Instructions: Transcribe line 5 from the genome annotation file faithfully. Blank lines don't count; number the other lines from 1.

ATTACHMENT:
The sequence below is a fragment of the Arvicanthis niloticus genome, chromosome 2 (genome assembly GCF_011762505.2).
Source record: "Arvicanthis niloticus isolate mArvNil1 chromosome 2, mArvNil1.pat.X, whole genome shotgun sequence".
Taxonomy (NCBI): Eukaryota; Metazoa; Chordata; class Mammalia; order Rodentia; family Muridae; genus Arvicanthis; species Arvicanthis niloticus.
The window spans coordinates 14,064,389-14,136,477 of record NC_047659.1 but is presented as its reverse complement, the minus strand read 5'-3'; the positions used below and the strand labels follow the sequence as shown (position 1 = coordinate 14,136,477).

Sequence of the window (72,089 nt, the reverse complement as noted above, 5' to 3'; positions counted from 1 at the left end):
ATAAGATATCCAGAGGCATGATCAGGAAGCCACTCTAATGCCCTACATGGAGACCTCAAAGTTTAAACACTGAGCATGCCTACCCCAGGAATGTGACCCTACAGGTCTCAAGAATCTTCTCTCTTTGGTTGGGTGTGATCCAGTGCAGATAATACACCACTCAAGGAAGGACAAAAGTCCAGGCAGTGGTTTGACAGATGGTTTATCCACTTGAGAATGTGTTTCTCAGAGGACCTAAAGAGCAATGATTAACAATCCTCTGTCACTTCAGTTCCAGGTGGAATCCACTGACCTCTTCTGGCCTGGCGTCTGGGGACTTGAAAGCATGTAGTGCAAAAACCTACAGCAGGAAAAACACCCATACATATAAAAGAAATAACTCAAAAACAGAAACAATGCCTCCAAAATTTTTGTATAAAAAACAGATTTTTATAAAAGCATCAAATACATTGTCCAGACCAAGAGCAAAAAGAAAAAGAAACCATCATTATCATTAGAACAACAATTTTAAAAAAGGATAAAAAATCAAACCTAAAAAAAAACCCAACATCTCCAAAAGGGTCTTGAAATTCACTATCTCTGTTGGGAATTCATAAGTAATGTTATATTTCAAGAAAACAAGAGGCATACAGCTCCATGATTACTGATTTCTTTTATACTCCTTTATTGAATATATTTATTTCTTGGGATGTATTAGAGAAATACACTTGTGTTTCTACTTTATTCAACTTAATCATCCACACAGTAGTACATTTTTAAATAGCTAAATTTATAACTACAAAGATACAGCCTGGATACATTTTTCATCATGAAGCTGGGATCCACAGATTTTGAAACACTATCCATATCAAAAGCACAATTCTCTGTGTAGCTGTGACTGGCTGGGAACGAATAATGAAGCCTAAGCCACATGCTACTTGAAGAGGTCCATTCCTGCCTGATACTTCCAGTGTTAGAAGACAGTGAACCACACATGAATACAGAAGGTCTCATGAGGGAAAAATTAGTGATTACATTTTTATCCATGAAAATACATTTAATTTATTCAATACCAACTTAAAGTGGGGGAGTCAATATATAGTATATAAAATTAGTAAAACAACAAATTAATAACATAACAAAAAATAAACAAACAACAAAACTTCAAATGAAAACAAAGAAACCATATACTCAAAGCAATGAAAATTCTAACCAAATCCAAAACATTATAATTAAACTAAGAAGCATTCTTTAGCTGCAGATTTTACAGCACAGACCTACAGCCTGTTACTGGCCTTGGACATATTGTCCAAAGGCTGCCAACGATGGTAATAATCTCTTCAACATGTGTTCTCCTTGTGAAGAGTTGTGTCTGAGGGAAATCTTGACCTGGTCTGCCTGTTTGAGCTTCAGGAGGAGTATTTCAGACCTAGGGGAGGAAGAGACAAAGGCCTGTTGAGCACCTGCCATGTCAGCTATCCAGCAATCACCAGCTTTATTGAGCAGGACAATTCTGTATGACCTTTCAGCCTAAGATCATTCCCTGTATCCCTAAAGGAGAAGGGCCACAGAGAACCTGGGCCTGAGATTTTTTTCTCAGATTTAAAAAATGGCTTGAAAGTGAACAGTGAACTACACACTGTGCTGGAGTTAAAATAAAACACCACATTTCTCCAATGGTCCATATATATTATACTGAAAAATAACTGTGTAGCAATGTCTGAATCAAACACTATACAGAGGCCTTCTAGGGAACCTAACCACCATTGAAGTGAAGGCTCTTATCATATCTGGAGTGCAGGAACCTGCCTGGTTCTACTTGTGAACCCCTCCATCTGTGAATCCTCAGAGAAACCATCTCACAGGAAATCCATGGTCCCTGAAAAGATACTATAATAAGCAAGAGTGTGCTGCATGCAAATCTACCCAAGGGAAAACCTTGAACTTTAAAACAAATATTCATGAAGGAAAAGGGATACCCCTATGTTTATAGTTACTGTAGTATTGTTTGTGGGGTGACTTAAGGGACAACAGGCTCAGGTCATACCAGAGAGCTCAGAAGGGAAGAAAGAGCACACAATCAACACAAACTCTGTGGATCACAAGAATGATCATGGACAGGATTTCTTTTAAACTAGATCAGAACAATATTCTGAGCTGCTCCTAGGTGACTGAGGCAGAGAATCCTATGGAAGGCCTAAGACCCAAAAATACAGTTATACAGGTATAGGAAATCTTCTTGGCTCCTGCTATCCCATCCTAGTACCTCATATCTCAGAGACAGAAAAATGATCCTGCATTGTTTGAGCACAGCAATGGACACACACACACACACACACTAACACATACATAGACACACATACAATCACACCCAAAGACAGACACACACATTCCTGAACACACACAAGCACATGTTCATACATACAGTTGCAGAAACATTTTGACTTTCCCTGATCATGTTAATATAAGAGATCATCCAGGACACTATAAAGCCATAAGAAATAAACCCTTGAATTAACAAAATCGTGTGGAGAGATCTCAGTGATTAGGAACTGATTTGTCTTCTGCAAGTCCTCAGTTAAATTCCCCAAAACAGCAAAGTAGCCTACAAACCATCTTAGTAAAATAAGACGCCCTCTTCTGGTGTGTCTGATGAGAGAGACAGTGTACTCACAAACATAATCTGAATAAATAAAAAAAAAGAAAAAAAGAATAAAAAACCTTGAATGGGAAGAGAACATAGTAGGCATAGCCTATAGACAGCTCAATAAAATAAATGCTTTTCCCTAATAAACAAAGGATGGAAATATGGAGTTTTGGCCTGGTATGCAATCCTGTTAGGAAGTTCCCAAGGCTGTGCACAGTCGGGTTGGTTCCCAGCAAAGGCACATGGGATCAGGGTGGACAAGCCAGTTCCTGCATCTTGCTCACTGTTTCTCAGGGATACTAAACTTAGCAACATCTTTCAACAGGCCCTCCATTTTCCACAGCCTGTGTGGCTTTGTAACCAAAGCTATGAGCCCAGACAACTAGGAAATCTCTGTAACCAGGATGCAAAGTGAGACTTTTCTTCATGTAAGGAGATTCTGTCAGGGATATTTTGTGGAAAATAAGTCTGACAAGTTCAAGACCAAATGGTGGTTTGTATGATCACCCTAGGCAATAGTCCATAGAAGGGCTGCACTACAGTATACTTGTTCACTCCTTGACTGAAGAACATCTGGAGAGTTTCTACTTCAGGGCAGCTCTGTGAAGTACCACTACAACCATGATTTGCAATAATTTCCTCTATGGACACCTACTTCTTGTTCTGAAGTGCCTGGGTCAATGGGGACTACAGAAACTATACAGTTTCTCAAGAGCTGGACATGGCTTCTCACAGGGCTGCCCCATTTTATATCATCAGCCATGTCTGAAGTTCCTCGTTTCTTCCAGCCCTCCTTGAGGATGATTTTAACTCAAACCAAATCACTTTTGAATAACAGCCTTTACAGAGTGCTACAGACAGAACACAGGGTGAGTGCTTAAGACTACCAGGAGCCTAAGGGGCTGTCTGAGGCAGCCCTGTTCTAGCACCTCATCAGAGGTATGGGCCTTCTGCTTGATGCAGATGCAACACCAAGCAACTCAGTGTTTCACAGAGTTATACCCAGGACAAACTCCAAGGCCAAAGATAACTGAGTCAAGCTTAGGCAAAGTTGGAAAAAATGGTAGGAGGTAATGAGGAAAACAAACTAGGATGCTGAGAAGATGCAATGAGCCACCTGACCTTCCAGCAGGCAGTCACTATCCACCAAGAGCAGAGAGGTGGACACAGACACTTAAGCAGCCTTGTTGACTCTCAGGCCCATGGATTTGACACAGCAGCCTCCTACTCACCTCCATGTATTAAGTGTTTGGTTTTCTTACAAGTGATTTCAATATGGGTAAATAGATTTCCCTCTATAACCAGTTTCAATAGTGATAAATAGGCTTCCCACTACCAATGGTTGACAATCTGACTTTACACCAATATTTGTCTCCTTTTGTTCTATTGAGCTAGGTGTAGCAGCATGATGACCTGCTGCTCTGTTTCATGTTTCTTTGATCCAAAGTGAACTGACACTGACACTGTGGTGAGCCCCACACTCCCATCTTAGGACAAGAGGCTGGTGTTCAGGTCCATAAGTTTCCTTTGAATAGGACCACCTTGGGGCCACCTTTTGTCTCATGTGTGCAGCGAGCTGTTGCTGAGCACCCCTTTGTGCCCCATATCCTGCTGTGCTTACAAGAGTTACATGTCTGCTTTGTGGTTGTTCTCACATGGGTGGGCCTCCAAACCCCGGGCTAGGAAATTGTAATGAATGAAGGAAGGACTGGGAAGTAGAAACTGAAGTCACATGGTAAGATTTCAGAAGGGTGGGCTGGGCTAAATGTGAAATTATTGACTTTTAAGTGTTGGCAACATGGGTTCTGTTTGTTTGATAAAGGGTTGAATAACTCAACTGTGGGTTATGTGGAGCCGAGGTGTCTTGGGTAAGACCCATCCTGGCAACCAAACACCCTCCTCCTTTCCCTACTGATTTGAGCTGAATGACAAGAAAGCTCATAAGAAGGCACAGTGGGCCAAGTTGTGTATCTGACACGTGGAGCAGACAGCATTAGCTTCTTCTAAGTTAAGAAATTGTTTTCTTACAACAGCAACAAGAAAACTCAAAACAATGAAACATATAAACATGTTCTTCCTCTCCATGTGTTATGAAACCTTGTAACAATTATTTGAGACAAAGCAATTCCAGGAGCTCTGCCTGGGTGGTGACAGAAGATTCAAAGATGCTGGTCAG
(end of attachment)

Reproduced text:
Sequence of the window (72,089 nt, the reverse complement as noted above, 5' to 3'; positions counted from 1 at the left end):